Amazon Video Japan Launches Toei Genre Channel

Sonny Chiba 'Street Fighter' - Screengrab - H 2018
The 'Junk Film by Toei' subscription channel features cult, rarely-seen action, gangster and erotica B movies and straight-to-video flicks.

Amazon Video Japan has launched a new subscription channel featuring never before broadcast B movies and straight-to-video productions from Toei. The films include martial arts actioners starring Sonny Chiba and Hiroyuki Sanada, a yakuza gangster classic by Kinji Fukasaku and softcore erotica pink eiga.

The Junk Film by Toei channel launches with 126 films, 95 of which have never been broadcast, for a monthly fee of $4.40 (?490) on Amazon Prime Video. More titles are expected to be added from Toei's huge back catalogue in the future.

The movies are mostly from the 1960s and 1970s heyday of Japanese genre filmmaking, but also include straight-to-video (known locally as V cinema) from the 1980s and 1990s, as well as B movies (known as program pictures). In addition, theatrically released pink eiga, the softcore films on which many leading Japanese directors cut their teeth and which sustained much of the industry during the 1970s, will also be available.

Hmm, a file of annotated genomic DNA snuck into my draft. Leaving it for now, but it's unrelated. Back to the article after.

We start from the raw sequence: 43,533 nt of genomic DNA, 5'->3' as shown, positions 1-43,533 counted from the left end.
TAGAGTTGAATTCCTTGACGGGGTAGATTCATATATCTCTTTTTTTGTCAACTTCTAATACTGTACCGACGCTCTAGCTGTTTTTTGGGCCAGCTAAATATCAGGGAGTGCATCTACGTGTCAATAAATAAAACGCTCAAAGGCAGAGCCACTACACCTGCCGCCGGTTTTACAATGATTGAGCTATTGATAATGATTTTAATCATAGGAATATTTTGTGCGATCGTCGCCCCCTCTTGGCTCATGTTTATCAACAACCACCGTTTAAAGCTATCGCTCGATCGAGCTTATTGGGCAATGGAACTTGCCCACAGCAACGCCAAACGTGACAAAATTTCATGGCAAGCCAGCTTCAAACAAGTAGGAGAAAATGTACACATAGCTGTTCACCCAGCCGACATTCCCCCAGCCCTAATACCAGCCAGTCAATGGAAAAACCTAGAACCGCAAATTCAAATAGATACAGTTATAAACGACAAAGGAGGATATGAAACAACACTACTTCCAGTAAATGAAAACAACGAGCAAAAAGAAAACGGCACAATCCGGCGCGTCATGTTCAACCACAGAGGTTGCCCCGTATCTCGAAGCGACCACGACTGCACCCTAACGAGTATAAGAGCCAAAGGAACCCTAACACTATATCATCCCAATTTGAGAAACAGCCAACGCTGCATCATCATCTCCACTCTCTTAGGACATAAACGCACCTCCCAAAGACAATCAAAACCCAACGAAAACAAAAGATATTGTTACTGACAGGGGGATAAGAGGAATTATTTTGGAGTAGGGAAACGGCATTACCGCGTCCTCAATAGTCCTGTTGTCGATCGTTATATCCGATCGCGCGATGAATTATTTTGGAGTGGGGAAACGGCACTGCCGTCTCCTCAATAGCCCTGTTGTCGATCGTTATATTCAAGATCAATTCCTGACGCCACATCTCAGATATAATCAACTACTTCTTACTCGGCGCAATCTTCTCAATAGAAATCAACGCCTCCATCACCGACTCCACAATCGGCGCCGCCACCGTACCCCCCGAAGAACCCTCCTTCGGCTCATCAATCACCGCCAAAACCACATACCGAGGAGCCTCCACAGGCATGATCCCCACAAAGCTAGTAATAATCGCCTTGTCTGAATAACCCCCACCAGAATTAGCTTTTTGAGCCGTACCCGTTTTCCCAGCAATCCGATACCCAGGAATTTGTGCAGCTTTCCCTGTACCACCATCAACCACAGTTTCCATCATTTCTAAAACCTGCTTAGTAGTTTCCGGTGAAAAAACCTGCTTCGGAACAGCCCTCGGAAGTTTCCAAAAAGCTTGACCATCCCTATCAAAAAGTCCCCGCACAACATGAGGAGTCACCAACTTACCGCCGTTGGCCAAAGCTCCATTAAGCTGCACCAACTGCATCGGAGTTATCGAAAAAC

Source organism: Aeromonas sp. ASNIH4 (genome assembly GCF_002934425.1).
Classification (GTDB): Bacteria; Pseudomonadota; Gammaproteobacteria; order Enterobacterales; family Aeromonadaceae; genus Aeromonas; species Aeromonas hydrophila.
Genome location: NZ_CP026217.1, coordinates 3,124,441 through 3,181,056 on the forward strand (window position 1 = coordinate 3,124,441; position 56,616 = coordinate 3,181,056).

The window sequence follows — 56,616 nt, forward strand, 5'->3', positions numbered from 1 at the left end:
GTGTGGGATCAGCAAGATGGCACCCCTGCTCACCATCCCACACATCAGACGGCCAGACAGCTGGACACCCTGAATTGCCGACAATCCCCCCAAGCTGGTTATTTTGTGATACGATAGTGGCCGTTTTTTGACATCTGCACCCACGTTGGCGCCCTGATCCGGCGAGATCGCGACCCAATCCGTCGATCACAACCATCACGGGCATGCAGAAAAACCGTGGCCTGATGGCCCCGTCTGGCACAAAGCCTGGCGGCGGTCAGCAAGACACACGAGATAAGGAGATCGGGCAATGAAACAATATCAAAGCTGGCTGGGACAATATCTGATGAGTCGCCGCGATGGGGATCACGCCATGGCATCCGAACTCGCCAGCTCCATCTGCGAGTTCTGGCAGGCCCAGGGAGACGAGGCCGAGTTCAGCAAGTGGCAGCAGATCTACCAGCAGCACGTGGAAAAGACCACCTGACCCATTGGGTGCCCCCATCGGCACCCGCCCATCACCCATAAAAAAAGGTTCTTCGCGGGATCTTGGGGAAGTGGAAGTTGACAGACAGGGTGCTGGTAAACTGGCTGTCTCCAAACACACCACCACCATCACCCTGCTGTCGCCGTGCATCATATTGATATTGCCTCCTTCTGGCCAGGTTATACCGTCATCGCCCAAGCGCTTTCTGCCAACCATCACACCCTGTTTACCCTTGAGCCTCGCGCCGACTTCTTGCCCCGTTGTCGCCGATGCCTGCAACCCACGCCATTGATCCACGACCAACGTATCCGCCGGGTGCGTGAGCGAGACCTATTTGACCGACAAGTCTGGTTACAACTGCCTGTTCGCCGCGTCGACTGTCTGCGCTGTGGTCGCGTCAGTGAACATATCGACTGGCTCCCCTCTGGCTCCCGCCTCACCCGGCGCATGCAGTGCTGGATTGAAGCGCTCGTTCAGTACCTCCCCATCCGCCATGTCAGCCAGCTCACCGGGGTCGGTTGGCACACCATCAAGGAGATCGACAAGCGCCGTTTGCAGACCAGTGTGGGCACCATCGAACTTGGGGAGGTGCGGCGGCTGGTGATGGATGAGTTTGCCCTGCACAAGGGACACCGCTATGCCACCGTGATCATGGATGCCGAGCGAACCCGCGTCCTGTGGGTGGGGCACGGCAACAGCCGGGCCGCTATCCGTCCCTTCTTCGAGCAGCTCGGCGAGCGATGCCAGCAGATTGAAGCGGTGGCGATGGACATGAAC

Highlights include four of the Street Fighter karate series starring action legend Sonny Chiba. Released in the U.S. by New Line Cinema in 1974, The Street Fighter was the first film to receive an X rating purely for violence, reportedly for a scene in which Chiba castrates a rapist with his bare hands. Quentin Tarantino paid homage to the series in his script for True Romance and cited them as favorites in their genre. Roaring Fire (1981), starring Chiba and Sanada (The Last Samurai, John Wick 3) is also among the catalogue.

Kinji Fukasaku's 1969 Japan Organized Crime Boss, starring Bunta Sugawara, is one of a series of classic yakuza films on the channel. Of the pink eiga on Junk Film, 11 titles from the XX series can also be streamed.

Amazon Video nearly doubled its share of the Japanese streaming market to 11.5 percent last year, ahead of Netflix's 7 percent, thanks largely to it coming free with a Prime membership costing just $35 (?3,900) annually.

There are currently no plans to make the Junk Film channel available outside Japan.